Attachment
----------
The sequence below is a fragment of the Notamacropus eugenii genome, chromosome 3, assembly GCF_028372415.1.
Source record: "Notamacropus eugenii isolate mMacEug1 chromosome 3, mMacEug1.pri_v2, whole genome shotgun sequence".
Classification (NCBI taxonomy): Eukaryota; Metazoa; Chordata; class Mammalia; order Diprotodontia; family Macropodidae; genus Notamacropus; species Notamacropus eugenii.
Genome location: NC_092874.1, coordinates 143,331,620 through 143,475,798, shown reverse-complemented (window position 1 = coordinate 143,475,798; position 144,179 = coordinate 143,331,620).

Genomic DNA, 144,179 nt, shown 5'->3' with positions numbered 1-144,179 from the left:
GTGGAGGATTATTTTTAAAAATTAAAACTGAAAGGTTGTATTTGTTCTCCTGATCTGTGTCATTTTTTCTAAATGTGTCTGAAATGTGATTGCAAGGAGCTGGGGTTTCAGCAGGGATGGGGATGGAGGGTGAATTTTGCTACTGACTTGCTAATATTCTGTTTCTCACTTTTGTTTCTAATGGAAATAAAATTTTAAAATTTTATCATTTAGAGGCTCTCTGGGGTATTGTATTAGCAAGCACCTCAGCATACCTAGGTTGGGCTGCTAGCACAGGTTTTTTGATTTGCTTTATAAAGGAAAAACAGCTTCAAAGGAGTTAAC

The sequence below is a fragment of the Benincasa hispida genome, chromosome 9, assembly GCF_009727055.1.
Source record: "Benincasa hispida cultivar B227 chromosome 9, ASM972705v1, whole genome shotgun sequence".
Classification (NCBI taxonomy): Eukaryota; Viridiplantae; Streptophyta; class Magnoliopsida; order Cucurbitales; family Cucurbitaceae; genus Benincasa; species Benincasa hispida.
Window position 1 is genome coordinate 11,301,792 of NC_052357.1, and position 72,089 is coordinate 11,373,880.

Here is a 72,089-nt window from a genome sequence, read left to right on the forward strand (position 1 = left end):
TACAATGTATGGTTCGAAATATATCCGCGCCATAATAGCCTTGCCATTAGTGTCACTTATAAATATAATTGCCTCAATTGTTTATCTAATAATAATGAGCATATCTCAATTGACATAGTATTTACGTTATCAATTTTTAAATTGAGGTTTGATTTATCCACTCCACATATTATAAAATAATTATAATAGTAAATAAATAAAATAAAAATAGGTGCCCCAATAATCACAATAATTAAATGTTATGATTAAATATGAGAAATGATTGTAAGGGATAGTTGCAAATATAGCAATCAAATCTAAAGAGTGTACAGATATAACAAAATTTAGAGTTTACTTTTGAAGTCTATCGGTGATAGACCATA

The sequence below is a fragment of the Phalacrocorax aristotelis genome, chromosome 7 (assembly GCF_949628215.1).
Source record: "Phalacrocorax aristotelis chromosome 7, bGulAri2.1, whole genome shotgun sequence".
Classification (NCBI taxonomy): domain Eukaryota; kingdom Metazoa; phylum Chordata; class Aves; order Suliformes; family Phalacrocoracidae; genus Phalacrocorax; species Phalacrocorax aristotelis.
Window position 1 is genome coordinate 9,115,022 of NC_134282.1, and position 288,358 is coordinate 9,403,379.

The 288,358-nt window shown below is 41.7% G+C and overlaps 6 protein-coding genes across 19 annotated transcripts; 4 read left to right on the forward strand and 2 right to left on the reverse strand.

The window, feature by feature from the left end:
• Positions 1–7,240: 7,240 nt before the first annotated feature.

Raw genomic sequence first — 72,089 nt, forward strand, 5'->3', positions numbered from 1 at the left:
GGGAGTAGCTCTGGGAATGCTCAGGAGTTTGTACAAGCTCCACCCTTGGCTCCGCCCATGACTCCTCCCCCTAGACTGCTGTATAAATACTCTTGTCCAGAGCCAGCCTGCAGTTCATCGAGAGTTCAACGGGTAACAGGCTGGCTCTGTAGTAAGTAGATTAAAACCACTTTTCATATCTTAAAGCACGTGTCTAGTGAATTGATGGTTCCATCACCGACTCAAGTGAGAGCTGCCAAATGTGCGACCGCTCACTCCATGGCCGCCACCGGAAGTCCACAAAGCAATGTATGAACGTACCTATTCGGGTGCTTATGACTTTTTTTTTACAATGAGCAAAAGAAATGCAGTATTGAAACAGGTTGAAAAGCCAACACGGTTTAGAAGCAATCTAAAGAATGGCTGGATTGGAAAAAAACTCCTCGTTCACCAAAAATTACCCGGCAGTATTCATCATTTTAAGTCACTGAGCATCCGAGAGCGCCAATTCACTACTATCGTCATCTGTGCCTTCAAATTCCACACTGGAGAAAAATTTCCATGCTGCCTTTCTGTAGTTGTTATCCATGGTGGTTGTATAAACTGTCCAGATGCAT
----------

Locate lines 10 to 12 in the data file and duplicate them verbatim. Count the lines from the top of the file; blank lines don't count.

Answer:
Window position 1 is genome coordinate 11,301,792 of NC_052357.1, and position 72,089 is coordinate 11,373,880.

Here is a 72,089-nt window from a genome sequence, read left to right on the forward strand (position 1 = left end):
TACAATGTATGGTTCGAAATATATCCGCGCCATAATAGCCTTGCCATTAGTGTCACTTATAAATATAATTGCCTCAATTGTTTATCTAATAATAATGAGCATATCTCAATTGACATAGTATTTACGTTATCAATTTTTAAATTGAGGTTTGATTTATCCACTCCACATATTATAAAATAATTATAATAGTAAATAAATAAAATAAAAATAGGTGCCCCAATAATCACAATAATTAAATGTTATGATTAAATATGAGAAATGATTGTAAGGGATAGTTGCAAATATAGCAATCAAATCTAAAGAGTGTACAGATATAACAAAATTTAGAGTTTACTTTTGAAGTCTATCGGTGATAGACCATA